And places that need forgiveness and holding?
Can you give yourself permission to go there?
To honor those mother seeking places on this day and others?
Over the last few weeks we've been diving into deep conversations with parenting experts that I wanted share with you in time for mother's day: a little gift of reflection in the midst of your everyday.
It's my hope that the podcast helps to inspire some delicious introspection that helps to hold you and all the relationships that matter in your lives.
Elizabeth Cush, MA, LCPC is a therapist and blogger in Annapolis, Md, where she owns and operates Progression Counseling. She walks with women on their path of self-discovery when they feel lost or unseen and helps them uncover their wants, needs and desires. A certified clinical trauma professional, Elizabeth incorporates mindfulness and meditation into her psychotherapy work.
Healing begins when you’re seen. Healing deepens when you see yourself.
Throughout most of my life, anxiety has been a constant companion. As a young child, anxiety was part of my emotional landscape, and it also inflected my physical world. I needed to feel that my body was safe and secure. I’d get my mom to tie the ribbons at the waist of my dresses so tightly that I could feel them cutting into my skin. I couldn’t fall asleep at night unless the covers were tucked so tightly that I felt the pressure of the blankets pushing me into the bed.
As a teenager I often disconnected from my difficult feelings. I wasn’t fully present and it was as if I was in a fog. At other times, it was as if all the wires in my system fired at the same time. When I was stressed and anxious I became hyper aware of my clothes touching my skin. Irritable and angry much of the time, I struggled with depression. All of this confused me. I wasn’t making the connection between the physical sensory discomfort and my emotional discomfort.
I felt like I didn’t fit in. I believed that there was something wrong deep within me and that I was the problem. When I’d try to “fix” that, I’d mold myself to other people’s needs and agree to things I wasn’t sure I wanted. My body would try to get my attention: a heavy tightness would press down on my chest. To this day, that pressure continues to remind me when I’m holding back and not speaking up for my wants and needs.
It’s not easy for me to open up and it takes a lot for me to let down my guard - to be vulnerable, to trust, to be me. So much of that comes back to my childhood. The physical and emotional symptoms that I described didn’t just crop up one day. When we were very young, my sister and I were abused by a powerful man in my family. The abuse was allowed to continue even after my sister and I came forward and told my parents and they consulted with the other adults in the family. It took a huge leap of faith to tell our story, but the adults we relied upon rationalized the abuse. My sister and I were told to figure it out on our own.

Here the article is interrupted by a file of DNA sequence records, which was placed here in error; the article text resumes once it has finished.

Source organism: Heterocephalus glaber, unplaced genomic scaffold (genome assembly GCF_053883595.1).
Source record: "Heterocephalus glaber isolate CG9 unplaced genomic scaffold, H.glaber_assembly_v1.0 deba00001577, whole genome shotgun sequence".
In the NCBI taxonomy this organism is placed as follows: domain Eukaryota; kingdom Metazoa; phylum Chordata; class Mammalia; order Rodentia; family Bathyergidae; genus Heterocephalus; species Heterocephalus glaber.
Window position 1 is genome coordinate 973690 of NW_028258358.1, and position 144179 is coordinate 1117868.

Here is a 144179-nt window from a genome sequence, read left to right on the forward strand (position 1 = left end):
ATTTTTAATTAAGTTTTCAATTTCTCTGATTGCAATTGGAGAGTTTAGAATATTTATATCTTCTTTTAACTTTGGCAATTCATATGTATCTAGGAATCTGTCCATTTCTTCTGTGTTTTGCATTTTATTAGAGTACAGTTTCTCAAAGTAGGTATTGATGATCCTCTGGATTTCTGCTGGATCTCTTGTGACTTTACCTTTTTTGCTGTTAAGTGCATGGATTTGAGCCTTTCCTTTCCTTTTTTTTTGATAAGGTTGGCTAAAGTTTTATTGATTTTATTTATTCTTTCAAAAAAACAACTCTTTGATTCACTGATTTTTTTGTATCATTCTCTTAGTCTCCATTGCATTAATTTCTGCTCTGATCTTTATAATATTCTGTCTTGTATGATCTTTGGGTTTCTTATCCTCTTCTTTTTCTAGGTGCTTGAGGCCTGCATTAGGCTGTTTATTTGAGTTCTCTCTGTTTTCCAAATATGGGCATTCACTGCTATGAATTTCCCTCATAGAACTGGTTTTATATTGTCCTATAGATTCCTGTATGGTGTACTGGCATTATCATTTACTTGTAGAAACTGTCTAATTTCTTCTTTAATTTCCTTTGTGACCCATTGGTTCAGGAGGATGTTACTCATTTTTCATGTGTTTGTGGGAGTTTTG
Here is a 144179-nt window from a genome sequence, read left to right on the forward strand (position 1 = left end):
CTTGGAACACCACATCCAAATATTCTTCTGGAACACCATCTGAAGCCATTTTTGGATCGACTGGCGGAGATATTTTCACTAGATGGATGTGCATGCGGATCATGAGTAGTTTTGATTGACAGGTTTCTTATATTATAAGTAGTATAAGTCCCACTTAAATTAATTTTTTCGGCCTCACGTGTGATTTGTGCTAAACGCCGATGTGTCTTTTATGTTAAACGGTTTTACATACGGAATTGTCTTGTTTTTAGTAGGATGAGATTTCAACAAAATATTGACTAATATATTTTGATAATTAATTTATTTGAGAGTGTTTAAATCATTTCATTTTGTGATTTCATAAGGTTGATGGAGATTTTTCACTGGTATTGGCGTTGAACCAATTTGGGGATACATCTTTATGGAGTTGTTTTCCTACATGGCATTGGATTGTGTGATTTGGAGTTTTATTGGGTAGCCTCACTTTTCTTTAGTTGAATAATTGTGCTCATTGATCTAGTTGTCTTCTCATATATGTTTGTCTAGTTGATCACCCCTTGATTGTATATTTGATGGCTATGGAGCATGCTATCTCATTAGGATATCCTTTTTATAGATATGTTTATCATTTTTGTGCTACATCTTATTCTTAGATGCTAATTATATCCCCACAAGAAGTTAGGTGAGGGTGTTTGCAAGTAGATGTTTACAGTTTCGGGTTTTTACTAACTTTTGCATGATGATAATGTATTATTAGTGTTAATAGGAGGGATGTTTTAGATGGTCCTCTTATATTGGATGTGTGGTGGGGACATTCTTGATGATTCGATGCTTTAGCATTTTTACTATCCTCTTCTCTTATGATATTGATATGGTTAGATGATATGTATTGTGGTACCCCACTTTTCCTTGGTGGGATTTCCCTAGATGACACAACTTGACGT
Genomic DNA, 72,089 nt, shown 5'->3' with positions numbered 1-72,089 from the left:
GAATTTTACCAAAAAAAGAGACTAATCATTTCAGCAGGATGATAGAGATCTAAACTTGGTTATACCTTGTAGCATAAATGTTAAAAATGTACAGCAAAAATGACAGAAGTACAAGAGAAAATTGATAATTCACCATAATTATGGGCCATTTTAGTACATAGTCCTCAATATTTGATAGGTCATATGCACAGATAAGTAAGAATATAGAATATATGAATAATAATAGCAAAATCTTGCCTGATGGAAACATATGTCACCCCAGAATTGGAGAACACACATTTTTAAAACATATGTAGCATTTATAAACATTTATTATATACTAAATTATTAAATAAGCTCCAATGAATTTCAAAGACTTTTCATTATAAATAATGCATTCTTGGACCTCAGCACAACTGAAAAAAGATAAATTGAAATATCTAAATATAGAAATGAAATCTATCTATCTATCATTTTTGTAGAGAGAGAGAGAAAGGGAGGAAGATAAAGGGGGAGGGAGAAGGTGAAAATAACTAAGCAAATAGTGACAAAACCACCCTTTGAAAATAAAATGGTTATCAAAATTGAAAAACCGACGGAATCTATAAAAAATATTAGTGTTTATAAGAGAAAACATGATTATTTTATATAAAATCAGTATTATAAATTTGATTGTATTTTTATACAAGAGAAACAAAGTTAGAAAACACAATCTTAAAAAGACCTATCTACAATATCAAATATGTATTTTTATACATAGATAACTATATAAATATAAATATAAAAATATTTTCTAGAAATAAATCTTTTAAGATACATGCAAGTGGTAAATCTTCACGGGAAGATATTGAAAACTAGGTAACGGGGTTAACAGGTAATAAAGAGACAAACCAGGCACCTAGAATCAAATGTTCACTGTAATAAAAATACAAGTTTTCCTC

We were 4 and 6 years old.
I can picture my younger self in a starchy, smocked calico printed dress. Chubby legs, a smile on my face, wanting to be loved, cared for... I just wanted to be seen, heard, and protected. Instead the message I received was, “Don’t make a fuss! Please, go figure out how to protect yourself.” As we grew older the abuse stopped, but the emotional scars are still present and they show themselves when I’m feeling most vulnerable.
Seeing the Unseen and Hearing the Unheard
I know what it means to feel like no one sees you and no one hears you. I know the fear of showing my real self. And this is why I became a therapist, because I care so deeply about those who feel unseen and unheard.
As a therapist, I hold sacred space as I see my clients in their most vulnerable moments. I work with women who have trouble showing up as who they really are. They feel inauthentic in their lives and they struggle with anxiety and depression. As we work together, they experience what it’s like when their voices, their needs, their wants, and their pain are finally seen and heard.
Truly Seeing Myself
My own deep dive into therapy has helped me understand my shame and self-blame. It’s helped me to re-integrate the parts of me that I pushed away. I’m able to feel the power of those voices inside me that long to be heard. I’m able to acknowledge the parts of myself that need to have their stories told, shared, and embraced with compassion. I’ve begun the process of listening, loving, trusting, and seeing all of me.